Claude O. Markoe Elementary School on St. Croix will be closed to in-person learning beginning Monday due to COVID-19 exposure impacting several classrooms, the Education Department announced in a news release Sunday evening.
All in-person classes will revert to virtual learning until further notice, the Education Department said.
As part of the department’s COVID-19 protocols, the COVID-19 Taskforce and the Health Department were notified and have begun contact tracing, the release stated.
Meal distribution will also be suspended at the Claude O. Markoe campus during the closure; however, families may pick up breakfast and lunch at the Arthur A. Richards modular campus from 9:30 a.m. to 11 a.m., Monday through Friday, the department said.
The affected areas of the campus will be thoroughly sanitized using CDC-approved products before the school reopens to in-person learning.
Education officials remind employees that if they are sick, they must remain at home and seek guidance from the Health Department or a private healthcare provider. If anyone within a household has tested positive for COVID-19 or has COVID-19-related symptoms, children in that household should not attend in-person classes. All members of the household must remain in quarantine until negative COVID-19 test results are received or all members have been cleared by the Health Department.
To knowingly expose others to COVID-19 is punishable by fines and imprisonment.
In other school news, Juanita Gardine K-8 School on St. Croix will begin a half-day schedule on Monday for students in grades K-3 attending in-person classes due to elevated classroom temperatures this time of year, the Education Department said.
In-person classes will be held from 8:15 a.m. to 12:10 p.m., Monday through Friday, with the remainder of the school day conducted virtually, the department said. Students will continue to receive breakfast and lunch while on campus.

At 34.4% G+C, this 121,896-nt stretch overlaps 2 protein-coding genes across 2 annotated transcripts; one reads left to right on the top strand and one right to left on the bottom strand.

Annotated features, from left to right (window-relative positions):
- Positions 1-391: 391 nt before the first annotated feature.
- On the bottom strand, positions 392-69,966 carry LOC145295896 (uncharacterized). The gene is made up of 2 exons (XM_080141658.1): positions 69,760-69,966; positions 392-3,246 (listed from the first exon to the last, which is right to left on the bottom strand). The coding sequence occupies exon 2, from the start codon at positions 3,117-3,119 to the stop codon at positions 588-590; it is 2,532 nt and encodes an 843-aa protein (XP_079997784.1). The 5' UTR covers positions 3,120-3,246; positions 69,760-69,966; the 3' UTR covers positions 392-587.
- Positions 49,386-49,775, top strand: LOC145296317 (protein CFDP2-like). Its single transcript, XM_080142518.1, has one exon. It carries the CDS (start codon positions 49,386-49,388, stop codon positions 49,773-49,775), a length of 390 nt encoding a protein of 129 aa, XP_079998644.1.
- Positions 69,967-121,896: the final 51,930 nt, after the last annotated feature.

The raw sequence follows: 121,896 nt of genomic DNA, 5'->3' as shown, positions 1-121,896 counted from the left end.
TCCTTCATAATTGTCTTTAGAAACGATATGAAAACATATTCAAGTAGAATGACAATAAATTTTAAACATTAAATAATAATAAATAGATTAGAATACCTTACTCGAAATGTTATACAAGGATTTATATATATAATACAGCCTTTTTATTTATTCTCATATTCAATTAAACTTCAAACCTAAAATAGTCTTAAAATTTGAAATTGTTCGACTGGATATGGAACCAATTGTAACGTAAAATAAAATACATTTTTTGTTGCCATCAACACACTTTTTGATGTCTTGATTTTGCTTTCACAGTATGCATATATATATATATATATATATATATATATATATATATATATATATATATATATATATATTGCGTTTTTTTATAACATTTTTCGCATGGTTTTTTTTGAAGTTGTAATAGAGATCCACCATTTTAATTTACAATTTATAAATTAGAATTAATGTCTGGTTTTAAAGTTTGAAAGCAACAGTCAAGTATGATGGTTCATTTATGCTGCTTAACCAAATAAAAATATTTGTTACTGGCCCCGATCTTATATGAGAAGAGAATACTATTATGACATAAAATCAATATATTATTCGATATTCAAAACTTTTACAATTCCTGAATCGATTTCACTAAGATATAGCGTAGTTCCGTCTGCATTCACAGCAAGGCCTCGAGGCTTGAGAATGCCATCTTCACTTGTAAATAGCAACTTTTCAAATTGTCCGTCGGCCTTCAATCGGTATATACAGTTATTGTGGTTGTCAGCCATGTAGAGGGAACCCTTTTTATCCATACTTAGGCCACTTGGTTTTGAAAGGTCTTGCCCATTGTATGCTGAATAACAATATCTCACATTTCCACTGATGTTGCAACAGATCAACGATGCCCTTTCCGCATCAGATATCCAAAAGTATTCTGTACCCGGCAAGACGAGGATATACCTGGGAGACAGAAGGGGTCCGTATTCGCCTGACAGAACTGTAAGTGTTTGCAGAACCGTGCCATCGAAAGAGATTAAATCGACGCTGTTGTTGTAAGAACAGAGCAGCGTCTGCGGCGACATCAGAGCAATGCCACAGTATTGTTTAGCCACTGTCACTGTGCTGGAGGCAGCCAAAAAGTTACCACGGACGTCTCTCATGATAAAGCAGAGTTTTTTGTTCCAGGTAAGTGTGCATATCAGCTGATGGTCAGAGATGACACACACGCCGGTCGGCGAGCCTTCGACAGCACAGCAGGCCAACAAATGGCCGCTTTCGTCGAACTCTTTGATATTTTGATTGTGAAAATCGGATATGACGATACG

The school’s faculty, staff, parents, and students were informed of the new schedule last week.
St. Croix District Insular Superintendent Carlos McGregor said the decision to shorten the in-person school day at Gardine was made in the best interests of students and staff, according to a news release issued over the weekend.
“We have met with the unions and are committed to ensuring that our teachers and students have optimal classroom environments in which to teach and learn,” McGregor said. “While classrooms have natural air ventilation through their windows and doors, the added COVID-19 safety requirements of facial masks and desk shields have contributed to higher-than-normal indoor temperatures in classrooms that do not yet have air conditioning.”
The installation of air conditioning units is planned for all Gardine classrooms thanks to the federal Education Stabilization Fund (CARES Act II). Special education self-contained students are not affected, as air conditioning units were previously installed in those classrooms.
The half-day schedule will remain in effect through the remainder of the first semester, which ends on Dec. 23.